Curry had first played Final Fantasy VII several years after its début, but had set the game down after a few hours, underwhelmed. Although he had participated in a few Web endurance projects—he once provided commentary on twenty-three seasons’ worth of “The Simpsons”—he had never undertaken a video-game marathon before. “I don’t consider myself anything more than a casual gamer,” Curry said. But then, on January 18, 2015, he switched on his PlayStation and loaded the game disk. “After that first session, I felt confident that I could complete the challenge,” he told me. “I was also confident that I would teach Dick Tree a lesson about finishing what you start.”

    Sometimes Curry played every day, and sometimes he went weeks without picking up the controller. Sessions might last one hour or twenty-four. As time passed, the forum users rallied behind him. At one point, Tree reappeared, claiming to have, in fact, completed the challenge already, without telling the group. “He couldn’t back up his claim with any sort of evidence, so we went on in spite of him,” Curry said.

    A few months into his endeavor, Curry bought some hardware that allowed him to record his activity. He started uploading the footage to YouTube, then broadcasting it live on the streaming service Twitch. In April, a full two years after he had embarked on the project, his characters reached Level 98. “When the final session first started, mostly what I felt was pain,” Curry recalled. He had recently undergone surgery on his arm, which was still heavily bandaged and resting in a sling. Using his free hand, Curry began the fifty-six-minute session that would take him past the finish line. “It didn’t take very long for the Twitch chat to fill up with far more people than usual,” he said. “Before the finale, I would struggle to keep five viewers, but that day I had around fifty. Just keeping up with reading and responding to comments took most of my attention.” When the moment came, Curry met it with an appropriate sense of ceremony. “I’m going to hit the button and we’re going to get that glorious half a second where it says ‘Level up,’ ” he says in the video, his voice quivering. “I want us to savor that level-up, because it is the last one . . . Brace yourselves.”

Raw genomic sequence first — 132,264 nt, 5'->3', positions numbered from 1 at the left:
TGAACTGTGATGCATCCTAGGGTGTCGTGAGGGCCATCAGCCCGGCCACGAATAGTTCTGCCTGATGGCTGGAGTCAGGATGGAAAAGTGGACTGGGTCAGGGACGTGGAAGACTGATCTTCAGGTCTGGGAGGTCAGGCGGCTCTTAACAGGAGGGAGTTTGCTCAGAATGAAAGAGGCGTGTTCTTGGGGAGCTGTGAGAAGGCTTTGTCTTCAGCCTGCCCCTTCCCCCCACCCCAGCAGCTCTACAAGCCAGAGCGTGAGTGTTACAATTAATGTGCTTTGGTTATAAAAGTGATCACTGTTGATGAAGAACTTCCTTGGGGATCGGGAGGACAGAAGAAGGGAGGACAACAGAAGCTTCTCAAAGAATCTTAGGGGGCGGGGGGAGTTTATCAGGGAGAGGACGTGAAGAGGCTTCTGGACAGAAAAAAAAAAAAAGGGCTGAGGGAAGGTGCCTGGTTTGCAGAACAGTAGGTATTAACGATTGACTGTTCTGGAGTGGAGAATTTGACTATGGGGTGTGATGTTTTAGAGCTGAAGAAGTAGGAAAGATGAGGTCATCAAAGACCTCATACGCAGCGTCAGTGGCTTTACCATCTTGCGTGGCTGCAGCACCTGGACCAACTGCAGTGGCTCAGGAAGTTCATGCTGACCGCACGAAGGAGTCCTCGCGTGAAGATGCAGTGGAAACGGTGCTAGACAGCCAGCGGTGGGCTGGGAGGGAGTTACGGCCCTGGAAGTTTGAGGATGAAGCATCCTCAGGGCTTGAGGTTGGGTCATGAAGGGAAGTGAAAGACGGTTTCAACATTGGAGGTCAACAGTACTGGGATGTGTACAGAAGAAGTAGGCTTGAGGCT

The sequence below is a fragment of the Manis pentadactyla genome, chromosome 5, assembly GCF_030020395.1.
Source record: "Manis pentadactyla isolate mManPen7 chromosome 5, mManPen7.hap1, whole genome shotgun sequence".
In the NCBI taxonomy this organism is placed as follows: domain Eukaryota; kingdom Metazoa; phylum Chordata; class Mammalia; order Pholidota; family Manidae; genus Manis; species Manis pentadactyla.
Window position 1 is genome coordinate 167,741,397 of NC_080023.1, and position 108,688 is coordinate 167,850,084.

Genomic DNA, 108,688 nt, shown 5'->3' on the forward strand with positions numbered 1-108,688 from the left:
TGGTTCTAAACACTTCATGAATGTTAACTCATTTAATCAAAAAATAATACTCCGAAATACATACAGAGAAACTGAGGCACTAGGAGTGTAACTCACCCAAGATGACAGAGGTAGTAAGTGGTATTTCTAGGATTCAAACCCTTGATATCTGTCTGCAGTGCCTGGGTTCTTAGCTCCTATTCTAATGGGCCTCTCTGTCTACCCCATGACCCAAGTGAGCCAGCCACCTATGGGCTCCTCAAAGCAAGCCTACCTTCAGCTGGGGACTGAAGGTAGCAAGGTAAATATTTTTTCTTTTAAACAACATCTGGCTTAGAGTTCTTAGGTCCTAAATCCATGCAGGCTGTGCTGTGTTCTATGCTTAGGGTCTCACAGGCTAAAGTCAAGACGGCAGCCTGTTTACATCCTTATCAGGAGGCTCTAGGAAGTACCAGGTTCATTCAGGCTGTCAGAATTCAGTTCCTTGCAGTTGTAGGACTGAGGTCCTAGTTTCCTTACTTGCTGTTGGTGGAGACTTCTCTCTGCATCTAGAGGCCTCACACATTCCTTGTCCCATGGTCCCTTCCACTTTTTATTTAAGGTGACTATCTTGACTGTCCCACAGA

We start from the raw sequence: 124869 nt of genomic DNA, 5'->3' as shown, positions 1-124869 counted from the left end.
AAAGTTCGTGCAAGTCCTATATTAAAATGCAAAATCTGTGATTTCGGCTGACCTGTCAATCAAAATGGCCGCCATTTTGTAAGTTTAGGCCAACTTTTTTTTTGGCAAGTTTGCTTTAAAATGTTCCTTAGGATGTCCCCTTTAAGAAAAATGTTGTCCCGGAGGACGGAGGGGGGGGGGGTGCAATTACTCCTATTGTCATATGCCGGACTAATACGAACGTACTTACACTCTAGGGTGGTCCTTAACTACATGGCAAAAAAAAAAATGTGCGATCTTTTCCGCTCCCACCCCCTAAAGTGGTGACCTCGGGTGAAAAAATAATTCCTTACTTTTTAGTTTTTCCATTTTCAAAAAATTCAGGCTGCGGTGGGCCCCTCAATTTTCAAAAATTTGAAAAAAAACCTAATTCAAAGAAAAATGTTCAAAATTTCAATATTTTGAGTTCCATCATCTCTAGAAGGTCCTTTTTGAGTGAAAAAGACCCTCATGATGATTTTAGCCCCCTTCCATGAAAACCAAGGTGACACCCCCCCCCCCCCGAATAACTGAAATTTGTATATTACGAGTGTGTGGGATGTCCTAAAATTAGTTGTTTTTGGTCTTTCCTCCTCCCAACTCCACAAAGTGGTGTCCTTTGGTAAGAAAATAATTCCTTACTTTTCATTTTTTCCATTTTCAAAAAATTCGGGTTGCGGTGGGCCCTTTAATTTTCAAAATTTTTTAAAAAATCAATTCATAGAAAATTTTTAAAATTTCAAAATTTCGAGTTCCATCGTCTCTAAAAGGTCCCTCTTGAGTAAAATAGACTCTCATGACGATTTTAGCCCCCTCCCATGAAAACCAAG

The human predilection for combining tenacity and tedium goes back a long way; in the early twentieth century, for instance, there was a fad for pole-sitting, in which practitioners would sit atop flagpoles, often for days at a

  • by grasshoppa ( 657393 ) <skennedy@tpno-coPARIS.org minus city> on Wednesday July 26, 2017 @03:37PM (#54885377) Homepage

    Seems as those "not finishing" might be right in this dude's wheel house.

  • by Anonymous Coward

    Don't post shit from The New Yorker for god's sake. What an inane article about such a pointless endeavour. Reminds me of one sibling of mine who wasted hours levelling up in Zelda 2 by killing the blobs that gave you 2 XP or whatever. Excruciating.

  • by JoshuaZ ( 1134087 ) on Wednesday July 26, 2017 @03:40PM (#54885397) Homepage
    The old Slashdot slogan used to be "News for nerds, stuff that matters." Most Slashdot articles fall into both categories. It is rare to see an article which more so unambiguously falls into one category and not the other. Still, a very impressive feat.
    • by Quirkz ( 1206400 )

      Aye. For a moment I was really excited to see an article about an RPG, because it seems like it's been ages since we've had many game posts. But by the time the summary explained an RPG to me by backing up and explaining D&D and experience points, I knew we were doomed.